A girl holds an Israeli flag on a hilltop near the Maaleh Adumim settlement.
(photo credit: REUTERS)
Plans for new homes in West Bank settlements were advanced at a faster pace in the first three months of 2016 than in the previous year, according to Peace Now.
It based its statement on data it collected from the records of the High Planning Council for Judea and Samaria for both years.
In the first three months of this year plans were advanced for 499 new units in West Bank settlements. This made up 72% of the plans for 621 new settlers homes that were advanced in all of 2015. In the first quarter of 2015, plans were advanced for only 115 new units, only 23% of the number of homes for which plans were advanced in the first three months of 2016.
The same pattern appeared when it came to the retroactive authorization of illegal homes in West Bank settlements. In many cases these were homes that were built without the proper planning process and they are only now coming before the council to be permitted.
The number of retroactive legalizations — 175 — was higher in the first quarter of 2016, than in the first three months of last year when only 79 illegal homes were authorized. Overall, in 2015, 1,044 illegal homes were retroactively authorized, according to Peace Now.
The plans were advanced at three different meetings of the High Planning Council for Judea and Samaria in January, February and March.
The number of new homes for 11 different settlements detailed in the plans are as follows; Etz Efraim (34), Rechalim (36), Alon Shvut (60), Ofarim (30), Rotem (164), Oranit (24), Alfei Menashe (24), Tene (7), Kiryat Arba (24), Ma’aleh Adumim (46) and Talmon (50).
Five of the communities are considered to be “isolated settlements” because they are located in areas of the West Bank that are outside the boundaries of the security barrier.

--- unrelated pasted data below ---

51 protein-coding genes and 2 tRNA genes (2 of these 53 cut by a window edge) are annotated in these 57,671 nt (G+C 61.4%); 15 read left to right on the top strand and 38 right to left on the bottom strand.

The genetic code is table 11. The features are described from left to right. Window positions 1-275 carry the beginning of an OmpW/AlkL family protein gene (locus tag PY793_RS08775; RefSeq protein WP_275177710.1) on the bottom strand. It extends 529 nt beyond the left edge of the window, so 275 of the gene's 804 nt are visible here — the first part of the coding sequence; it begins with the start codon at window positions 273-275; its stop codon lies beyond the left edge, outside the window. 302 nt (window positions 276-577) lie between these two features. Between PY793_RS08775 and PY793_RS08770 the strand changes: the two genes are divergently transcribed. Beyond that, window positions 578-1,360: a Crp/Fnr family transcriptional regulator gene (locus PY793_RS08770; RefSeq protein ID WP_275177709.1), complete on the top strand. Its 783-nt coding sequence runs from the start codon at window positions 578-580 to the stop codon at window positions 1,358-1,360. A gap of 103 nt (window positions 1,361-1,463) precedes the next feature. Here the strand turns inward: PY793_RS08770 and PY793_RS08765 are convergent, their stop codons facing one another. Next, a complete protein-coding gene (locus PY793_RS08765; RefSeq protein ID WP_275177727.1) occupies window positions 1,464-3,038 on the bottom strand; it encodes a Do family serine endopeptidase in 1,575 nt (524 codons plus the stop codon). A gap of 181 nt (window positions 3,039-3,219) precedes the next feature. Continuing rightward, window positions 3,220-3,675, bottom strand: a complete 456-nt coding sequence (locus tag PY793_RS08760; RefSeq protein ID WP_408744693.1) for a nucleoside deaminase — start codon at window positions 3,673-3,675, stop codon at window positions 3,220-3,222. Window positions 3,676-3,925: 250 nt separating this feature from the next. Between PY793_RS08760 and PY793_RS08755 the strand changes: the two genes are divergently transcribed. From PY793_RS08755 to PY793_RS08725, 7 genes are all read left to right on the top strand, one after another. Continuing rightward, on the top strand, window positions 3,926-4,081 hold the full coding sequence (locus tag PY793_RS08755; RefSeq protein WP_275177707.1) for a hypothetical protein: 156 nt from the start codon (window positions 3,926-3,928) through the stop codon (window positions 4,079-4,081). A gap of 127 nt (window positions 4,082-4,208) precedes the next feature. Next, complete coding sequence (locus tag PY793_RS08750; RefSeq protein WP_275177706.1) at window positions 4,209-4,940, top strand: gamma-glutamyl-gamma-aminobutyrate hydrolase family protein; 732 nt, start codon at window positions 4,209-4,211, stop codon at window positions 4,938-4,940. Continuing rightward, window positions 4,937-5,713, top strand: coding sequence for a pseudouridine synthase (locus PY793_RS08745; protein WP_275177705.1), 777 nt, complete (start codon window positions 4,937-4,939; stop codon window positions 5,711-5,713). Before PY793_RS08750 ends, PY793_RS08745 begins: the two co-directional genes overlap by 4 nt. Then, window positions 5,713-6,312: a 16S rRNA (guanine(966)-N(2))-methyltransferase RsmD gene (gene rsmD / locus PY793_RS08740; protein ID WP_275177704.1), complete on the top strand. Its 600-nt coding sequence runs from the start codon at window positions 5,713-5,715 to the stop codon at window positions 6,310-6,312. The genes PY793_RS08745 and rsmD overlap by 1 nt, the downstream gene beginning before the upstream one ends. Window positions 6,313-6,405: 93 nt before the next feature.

Hagit Ofran of Peace Now said the numbers show that the supposed “freeze” in planning, was “not a freeze at all. Quietly and behind the scenes, West Bank construction is being promoted, including in isolated settlements,” Ofran said.
“This distances us from the possibility of a two-state solution,” Ofran added.
But Yigal Dilmoni, the deputy head of the Council of Jewish Communities of Judea and Samaria, said that the 499 number is small in comparison to the real needs of their communities. The council should be advancing plans for thousands of new homes, not hundreds, he said.
Such construction, particularly in the city of Ariel, would help fix the housing shortage, particularly in the center of the country, Dilmoni said.
In addition, he added, the plans that were advanced were old ones, which in some cases have been expanded. “There is very little that is new here,” he said.
Data on the actual number of housing starts and completions for the first quarter of 2016 are not due from the Central Bureau of Statistics until May or June.
But CBS data form 2015 showed that housing starts in West Bank settlements rose by 26% in 2015, when compared to the previous year. Housing finishes in in the settlements year went up by 25% when compared to 2015.
The spike was due in large part to increased building in the five largest West Bank settlements; Mod’in Illit, Beitar Illit, Ma’aleh Adumim, Ariel and Givat Ze’ev. Building in these five communities made up 48% of the starts and 55% of the completions in West Bank settlements in 2015.
Settlement activity is one of the hot button issues when it comes to the Israeli-Palestinian conflict. The Palestinians insist that it is a stumbling bloc to the peace process. Israel dismisses that claim and argues that the peace process would move forward if only the Palestinians would return to the negotiating table.
Just last month the United Nations Human Rights Council passes a resolution that condemned settlement activity and mandated the creation of a data base for all companies located in those communities and or who do business with them.
The Palestinians are in the process of preparing a United Nations Security Council resolution condemning West Bank settlement activity.